‘Gringo’ Review: Nash Edgerton’s Wacky First Studio Film Dulls His Dark Comedy Chops
For his first studio film — and only his second feature in two decades — idiosyncratic Aussie director Nash Edgerton loads up on some of his signatures, including lots of bad guys, tons of twists, and a dark sense of humor.
Unfortunately, his sensibilities are dulled by a sprawling story that never quite snaps together.
Edgerton’s previous feature-length effort, the brutal and brilliant “The Square,” offered up a crime story populated almost exclusively by very bad people, an exercise in how to make even the most vicious of characters impossible to stop watching.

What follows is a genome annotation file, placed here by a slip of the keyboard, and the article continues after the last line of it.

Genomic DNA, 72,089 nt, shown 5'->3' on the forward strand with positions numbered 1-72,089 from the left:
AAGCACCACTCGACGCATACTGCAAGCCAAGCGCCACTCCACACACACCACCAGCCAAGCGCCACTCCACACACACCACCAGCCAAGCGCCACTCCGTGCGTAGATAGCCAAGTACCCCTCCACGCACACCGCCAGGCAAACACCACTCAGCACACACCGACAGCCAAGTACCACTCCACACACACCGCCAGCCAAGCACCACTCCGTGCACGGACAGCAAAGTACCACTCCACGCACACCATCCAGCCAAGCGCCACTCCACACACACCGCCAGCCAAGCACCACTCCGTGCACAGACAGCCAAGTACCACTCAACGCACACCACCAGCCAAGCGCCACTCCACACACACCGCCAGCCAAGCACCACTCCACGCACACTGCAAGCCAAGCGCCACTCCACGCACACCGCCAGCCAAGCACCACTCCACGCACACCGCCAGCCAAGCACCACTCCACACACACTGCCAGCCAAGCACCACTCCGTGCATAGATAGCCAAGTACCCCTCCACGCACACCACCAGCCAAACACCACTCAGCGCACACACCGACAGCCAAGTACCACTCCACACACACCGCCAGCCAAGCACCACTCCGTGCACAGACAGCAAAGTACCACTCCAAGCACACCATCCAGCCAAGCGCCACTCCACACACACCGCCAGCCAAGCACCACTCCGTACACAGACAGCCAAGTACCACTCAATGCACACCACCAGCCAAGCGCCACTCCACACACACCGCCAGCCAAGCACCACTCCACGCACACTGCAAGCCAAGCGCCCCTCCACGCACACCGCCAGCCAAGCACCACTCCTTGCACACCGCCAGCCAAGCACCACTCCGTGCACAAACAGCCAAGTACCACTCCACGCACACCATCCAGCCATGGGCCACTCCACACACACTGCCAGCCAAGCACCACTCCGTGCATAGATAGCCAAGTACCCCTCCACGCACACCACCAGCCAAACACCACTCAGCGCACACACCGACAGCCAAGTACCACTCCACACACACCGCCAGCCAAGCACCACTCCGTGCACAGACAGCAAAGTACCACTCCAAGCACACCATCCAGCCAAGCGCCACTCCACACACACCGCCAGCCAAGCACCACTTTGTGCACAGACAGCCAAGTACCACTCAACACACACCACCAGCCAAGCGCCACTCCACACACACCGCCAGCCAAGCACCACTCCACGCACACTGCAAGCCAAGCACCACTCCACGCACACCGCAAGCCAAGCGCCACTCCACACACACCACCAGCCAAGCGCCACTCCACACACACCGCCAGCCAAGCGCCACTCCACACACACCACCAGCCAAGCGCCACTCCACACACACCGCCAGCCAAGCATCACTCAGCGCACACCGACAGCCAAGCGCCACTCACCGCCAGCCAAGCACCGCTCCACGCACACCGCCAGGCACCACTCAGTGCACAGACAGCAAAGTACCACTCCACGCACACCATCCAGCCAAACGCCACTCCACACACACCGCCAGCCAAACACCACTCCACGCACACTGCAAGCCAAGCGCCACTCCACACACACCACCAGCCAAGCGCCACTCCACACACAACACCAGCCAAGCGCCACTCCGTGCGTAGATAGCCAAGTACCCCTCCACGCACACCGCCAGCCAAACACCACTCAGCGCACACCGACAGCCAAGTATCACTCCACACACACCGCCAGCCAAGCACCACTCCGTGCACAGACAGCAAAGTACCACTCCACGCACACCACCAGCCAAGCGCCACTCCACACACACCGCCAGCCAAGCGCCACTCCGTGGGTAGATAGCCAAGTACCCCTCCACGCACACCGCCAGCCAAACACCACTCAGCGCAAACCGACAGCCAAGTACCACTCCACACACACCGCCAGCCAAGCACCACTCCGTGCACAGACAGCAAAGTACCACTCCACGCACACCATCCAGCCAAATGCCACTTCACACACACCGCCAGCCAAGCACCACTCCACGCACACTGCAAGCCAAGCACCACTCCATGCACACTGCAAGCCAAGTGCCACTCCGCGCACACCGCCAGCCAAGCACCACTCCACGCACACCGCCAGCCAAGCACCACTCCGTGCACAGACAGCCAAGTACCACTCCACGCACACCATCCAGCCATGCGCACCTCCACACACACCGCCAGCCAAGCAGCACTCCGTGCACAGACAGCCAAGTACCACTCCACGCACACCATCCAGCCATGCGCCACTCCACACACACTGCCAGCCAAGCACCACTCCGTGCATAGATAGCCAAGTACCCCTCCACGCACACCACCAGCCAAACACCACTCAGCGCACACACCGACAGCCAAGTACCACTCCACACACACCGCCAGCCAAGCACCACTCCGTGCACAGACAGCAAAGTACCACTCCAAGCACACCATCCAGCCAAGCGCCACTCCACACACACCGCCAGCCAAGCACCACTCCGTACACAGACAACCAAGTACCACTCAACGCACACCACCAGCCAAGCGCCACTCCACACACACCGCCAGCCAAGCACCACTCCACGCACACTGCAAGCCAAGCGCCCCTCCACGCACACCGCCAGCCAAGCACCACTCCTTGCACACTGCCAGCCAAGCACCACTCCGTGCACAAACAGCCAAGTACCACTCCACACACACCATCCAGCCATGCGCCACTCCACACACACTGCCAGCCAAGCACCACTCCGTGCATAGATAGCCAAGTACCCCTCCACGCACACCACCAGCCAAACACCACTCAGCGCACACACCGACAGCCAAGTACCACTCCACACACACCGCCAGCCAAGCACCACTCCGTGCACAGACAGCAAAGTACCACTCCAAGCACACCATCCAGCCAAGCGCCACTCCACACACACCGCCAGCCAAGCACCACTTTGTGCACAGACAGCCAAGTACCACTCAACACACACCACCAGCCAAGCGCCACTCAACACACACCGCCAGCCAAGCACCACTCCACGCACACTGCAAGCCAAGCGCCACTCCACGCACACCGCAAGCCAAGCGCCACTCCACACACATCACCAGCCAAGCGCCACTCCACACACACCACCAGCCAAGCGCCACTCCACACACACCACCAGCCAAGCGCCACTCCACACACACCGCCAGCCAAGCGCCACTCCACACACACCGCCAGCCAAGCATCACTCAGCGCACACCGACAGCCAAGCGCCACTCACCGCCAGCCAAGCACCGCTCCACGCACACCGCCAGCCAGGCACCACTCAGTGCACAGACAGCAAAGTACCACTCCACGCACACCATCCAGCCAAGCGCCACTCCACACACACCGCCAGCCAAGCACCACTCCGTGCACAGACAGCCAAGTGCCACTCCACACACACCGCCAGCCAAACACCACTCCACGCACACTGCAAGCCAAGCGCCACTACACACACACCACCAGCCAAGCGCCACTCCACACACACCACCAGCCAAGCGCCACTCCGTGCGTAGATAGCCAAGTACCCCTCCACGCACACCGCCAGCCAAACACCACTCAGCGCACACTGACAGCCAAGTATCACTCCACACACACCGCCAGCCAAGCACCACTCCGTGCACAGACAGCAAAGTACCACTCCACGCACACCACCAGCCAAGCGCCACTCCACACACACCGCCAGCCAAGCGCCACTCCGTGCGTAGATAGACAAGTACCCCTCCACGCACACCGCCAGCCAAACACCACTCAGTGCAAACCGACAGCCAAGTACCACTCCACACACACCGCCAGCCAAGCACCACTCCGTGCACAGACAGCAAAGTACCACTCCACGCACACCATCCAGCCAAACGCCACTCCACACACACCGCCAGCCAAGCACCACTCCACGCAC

For his “Gringo,” Edgerton adds something new: an actually likable protagonist.Still, it’s not enough to make “Gringo” really pop, and the wacky worldview that Edgerton is so often able to infuse in his works — look no further than his brutally funny and violent short “Spider” for proof of that — never emerges within the confines of his most straightforward comedy to date.
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